Tipasa Ancient Ruins
A 1 hour drive west along the coast from Algiers and you'll reach the roman ruin site of Tipaza. Located directly on the Mediterranean Sea, you can see why this has been prime real estate over the years, having fallen under the rule of the Romans, Byzantines, and early Christians. The ruins are quite impressive given the age, but obviously appreciated more by those with an interest in history. I would recommend getting a historical guide from the entry desk regardless.
Monument of the Martyr
This monument is erected high up on the site of an ancient military fort, so you can see it from many vantage points across the city. The large monument is made of concrete and is in the shape of 3 standing palm trees, which protect the eternal flame in the centre point. The monument is to commemorate the Algerian War of Independence and opened in 1982 on the 20th anniversary of this date.
Botanical Garden El Hamma I was really impressed with the Botanical Garden of El-Hamma, as I really wasn't expecting a garden of such beauty. There's fountains, palm trees, colourful flowers, and a real community feel around the 32 hectare complex. The garden was established in 1832, but was then closed for a lengthy 8 year restoration period in 2001. You can also get a nice view of the Martyr Monument from the garden as it's located high up on the neighbouring hill.
Basilique Notre Dam d'Afrique
Perhaps the most iconic landmark of the city of Algiers is Basilique Notre Dam d'Afrique, which is a catholic basilica that was opened in 1872. The cathedral is a Neo-byzatine style and had 46 stained glass windows installed in the 19th century, although these were later blown out during WWII, before being replaced. The location of the basilica is on the north side of Algiers and offers a great view across the Bay of Algiers. Overall, a beautiful building with impressive architecture both inside and out.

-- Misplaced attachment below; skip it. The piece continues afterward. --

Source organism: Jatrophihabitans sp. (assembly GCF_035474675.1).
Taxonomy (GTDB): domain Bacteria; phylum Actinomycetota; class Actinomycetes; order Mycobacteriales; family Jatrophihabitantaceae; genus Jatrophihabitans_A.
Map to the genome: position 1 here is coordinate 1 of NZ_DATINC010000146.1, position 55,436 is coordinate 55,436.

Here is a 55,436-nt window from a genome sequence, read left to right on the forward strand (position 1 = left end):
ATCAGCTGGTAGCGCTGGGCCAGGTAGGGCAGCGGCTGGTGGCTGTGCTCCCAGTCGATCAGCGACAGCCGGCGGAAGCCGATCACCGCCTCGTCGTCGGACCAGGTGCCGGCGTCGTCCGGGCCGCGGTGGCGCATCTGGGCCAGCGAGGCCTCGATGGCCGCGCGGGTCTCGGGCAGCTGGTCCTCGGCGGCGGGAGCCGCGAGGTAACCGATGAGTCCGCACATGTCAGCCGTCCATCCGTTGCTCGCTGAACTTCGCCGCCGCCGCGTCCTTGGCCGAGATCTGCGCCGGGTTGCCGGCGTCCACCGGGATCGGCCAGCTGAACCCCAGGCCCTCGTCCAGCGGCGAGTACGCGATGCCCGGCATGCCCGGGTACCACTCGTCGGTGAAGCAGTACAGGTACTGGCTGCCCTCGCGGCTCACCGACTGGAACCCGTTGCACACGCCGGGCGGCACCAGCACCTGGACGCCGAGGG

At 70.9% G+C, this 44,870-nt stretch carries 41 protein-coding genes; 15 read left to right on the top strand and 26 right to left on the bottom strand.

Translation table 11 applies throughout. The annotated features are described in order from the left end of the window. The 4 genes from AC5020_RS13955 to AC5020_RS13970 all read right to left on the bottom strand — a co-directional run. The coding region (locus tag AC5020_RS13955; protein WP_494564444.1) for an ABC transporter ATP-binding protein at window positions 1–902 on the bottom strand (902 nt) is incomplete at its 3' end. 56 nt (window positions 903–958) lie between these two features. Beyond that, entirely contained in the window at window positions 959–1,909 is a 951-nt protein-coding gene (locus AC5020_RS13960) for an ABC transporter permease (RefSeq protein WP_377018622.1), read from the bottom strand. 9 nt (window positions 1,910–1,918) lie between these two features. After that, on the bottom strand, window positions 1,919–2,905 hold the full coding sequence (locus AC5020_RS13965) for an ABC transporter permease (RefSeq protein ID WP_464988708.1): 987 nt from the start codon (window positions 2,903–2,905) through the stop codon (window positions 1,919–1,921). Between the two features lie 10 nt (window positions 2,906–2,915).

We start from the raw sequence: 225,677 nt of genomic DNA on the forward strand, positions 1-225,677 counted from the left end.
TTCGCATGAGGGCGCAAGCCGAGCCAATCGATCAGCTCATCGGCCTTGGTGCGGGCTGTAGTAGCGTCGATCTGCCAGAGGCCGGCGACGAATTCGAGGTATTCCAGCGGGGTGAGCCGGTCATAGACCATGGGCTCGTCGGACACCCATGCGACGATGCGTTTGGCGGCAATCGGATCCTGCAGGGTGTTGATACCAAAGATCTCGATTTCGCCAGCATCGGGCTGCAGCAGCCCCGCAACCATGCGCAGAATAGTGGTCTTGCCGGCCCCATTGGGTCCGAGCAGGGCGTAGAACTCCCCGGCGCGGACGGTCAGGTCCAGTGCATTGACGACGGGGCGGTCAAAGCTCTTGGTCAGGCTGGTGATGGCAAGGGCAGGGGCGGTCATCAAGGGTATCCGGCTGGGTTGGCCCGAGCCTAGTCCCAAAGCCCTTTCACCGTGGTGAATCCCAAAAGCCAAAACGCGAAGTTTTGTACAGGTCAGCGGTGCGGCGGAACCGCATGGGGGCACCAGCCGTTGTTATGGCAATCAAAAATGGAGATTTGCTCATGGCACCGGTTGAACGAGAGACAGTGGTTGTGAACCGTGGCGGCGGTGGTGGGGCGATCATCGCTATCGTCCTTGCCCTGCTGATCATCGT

Algiers City Tour
The capital of Algiers is a great city to wander round. It's a big city though, so you'll ideally need to use taxi or public transport to travel between the different districts. The Kasbah of Algiers was a very interesting area to check out. It's basically the remains of the old citadel area, has a great community feel so perfect to integrate with locals, and also has UNESCO status. Worth strolling along Rue Didouche Mourad starting at the Grande Post Office and finishing with a tour of the Great Mosque of Algiers.
A great alternative city to explore in Algeria is Annaba. You can catch a 1 hour flight from Algiers to head east along the coast. Basilica St. Augustin and the surrounding ruins should definitely be your first stop, closely followed by walking along the rugged coastline. Bone War Cemetery is also a nice area to stroll around as there's an adjoining public park. The flight schedule enables you to do this as a day trip from the capital, which is perfect for any visitors short on time.
A 30 minute drive west of Algiers and you can reach the coastal town of Sidi Fredj. This is a nice waterfront town to take a stroll around the marina area, perch yourself in a cafe and people watch. Also spot of historical importance as the French used this town as their landing point for the invasion in 1830.
I chose to stay at ST Hotel in the centre of Algiers. It's a pretty basic hotel on the whole with small standard rooms, but the location is great to use as a base and it's low-cost. An added bonus is that the staff are extremely helpful with providing local guides, drivers, and even booking internal flights. There's definitely more upmarket hotels, but sometimes a personal touch from the staff goes way beyond luxury.
Firstly, I was surprised by the number of high-end cuisine options in Algiers. There's food options from so many corners of the world, which means you're definitely not going to struggle finding decent food. Restaurant Le Tyrolien stood out for me. It's a locally run barbecue steakhouse located on Rue Khaled Khaldoune, which is competitively priced and has dozens of top reviews.